(Edited to add:) Can you use all mochiko? You could, but the dango will be of a different texture, gooey and hard to mix up. Please do try to find the non-glutinous type of rice flour to add to mochiko. I have seen both kinds sold at many Chinese grocery stores, so it should not be that hard to find if you have access to a Chinese or general Asian grocery store.
[UPDATE:] I have revised this recipe to use ml ONLY, to avoid confusion, since 1. cup sizes differ depending on where you are (in the U.S. 1 cup = 236ml, in Japan 1 cup = 200 ml, in the UK 1 cup = 250ml. Please use a cup with ml measurements on it to have better chance of success. Please note that the ratio of flours to water is the most important thing! You want 2 parts joushinko or rice flour made from medium grain rice, 1 part shiratamako or mochiko (plus 1 tablespoon cornstarch or potato starch in the case of mochiko), and 2 1/4 parts water. Always add the water gradually until you have the right doughy consistency!
Once you have found the rice flours, the rest is a breeze.
This amount makes about 25 dumplings (5 skewers).
For the dango (dumplings):
For the mitarashi sauce:
Mix together the joushinko and the hot water. Add the shiratamako. Mix until it forms a soft dough that feels a bit dry to the touch. It’s a very pleasant dough to handle.
Divide the dough into 25 pieces (you can do this by forming a long log and cutting it, or just divide it up in the bowl and eyeball it). Make each piece into a little round ball. It doesn’t have to be perfect in shape - a little bumpiness is fine.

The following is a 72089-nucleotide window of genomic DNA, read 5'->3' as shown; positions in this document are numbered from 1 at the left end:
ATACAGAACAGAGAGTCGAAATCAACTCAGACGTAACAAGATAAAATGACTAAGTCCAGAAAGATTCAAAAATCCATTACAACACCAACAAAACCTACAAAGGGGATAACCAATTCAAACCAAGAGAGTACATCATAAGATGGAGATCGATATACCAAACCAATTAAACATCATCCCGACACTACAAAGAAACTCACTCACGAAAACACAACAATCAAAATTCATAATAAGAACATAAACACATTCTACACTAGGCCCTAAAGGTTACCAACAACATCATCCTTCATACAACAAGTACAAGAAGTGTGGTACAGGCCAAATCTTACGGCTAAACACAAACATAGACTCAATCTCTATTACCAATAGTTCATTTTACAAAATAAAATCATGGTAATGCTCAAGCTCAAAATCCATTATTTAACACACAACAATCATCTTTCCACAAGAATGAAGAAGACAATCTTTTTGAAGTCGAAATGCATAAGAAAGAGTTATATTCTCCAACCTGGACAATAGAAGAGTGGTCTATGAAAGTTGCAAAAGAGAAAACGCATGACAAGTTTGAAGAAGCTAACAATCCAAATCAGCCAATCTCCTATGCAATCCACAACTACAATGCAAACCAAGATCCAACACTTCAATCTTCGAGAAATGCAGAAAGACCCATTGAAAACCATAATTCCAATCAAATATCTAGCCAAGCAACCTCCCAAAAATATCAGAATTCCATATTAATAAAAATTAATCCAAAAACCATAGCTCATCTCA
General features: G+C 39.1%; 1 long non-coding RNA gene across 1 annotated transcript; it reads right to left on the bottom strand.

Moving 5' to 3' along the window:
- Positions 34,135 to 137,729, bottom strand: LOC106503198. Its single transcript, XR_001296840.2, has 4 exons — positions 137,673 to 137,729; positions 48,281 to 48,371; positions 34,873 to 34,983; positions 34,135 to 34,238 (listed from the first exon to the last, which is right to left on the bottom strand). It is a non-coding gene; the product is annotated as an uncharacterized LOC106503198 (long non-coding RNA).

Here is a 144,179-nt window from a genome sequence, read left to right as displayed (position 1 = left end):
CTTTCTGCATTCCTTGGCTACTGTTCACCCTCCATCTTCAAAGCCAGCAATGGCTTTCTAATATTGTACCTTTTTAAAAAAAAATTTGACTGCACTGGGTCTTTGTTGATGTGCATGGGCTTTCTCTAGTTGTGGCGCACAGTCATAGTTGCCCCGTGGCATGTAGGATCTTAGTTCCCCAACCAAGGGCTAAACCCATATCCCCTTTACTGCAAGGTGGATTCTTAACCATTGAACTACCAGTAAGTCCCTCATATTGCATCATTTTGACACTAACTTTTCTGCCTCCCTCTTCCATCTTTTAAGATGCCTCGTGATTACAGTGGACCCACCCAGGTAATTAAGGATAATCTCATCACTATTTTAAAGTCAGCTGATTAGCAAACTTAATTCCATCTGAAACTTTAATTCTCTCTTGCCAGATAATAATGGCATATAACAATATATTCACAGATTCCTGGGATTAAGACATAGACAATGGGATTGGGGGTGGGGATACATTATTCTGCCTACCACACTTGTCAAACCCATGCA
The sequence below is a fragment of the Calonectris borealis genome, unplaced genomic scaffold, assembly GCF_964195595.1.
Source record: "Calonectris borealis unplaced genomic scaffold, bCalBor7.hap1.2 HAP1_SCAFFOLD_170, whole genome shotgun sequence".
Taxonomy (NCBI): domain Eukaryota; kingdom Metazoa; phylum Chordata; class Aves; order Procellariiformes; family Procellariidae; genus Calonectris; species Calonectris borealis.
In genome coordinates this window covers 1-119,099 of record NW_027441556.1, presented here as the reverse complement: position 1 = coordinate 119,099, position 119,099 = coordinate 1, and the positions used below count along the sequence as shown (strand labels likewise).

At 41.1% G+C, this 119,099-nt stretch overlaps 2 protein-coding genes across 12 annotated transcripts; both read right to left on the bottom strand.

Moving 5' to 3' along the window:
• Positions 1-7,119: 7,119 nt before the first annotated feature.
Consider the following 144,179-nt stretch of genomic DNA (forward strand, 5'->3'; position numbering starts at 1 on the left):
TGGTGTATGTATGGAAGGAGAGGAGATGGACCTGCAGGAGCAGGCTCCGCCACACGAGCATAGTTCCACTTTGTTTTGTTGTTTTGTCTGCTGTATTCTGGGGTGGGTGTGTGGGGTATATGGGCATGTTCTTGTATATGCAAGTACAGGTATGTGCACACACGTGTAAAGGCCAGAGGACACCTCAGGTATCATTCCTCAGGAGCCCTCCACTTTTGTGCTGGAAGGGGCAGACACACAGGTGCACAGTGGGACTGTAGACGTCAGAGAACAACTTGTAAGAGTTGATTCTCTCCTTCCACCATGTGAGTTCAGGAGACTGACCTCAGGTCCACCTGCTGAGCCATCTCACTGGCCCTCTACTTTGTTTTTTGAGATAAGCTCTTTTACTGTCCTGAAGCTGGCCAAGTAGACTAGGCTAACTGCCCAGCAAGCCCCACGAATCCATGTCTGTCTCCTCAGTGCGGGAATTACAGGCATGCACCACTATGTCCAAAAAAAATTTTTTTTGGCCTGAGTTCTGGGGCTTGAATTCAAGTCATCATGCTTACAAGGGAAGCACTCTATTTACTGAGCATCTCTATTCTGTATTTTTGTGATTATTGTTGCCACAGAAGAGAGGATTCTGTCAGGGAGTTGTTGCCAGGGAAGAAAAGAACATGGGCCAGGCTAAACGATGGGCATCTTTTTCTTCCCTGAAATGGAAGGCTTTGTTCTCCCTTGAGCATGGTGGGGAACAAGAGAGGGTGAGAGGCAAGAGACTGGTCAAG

Bring a pot of water to a boil and add salt, as you would for boiling pasta. Add the dumplings a few at a time to the pot. After a few minutes, the dumplings will come floating to the surface. Boil for a further 3-4 minutes, then scoop out with a slotted spoon or similar.
Immediately dump the dumplings into a bowl of cold water.
Put the dumplings on skewers, 4 or 5 per skewer. Try to pierce the dumplings in the middle.
Grill the skewered dumplings on a grill or a grill pan, turning several times, until nice burn marks form over them.
Here are some finished grilled dango skewers.
While you’re grilling the dumplings, make the mitarashi sauce. Combine all the ingredients for the sauce in a small pan and bring to a boil. Cook until the sauce has thickened. The more it cools, the more viscous it will get. You can make the sauce in advance too.
Pour the sauce over the still warm skewered dumplings. They are best eaten right away, but you can make them in advance too, as long as you bring them to room temperature before eating.
You may have seen these with a sweet azuki bean paste on them. I don’t like them that way, but if you do, you can use this tsubuan recipe , perhaps mashing up the beans a bit more to make it smoother.
The dumplings can also be eaten grilled and just brushed with soy sauce. Apparently, this is the way they were eaten until sometime in the 20th century. (Mitarashi dango as we know them now were invented in the 1930s at a dango shop in the Kansai area.)
Plain maple syrup is a nice sauce for these too, if not too traditional.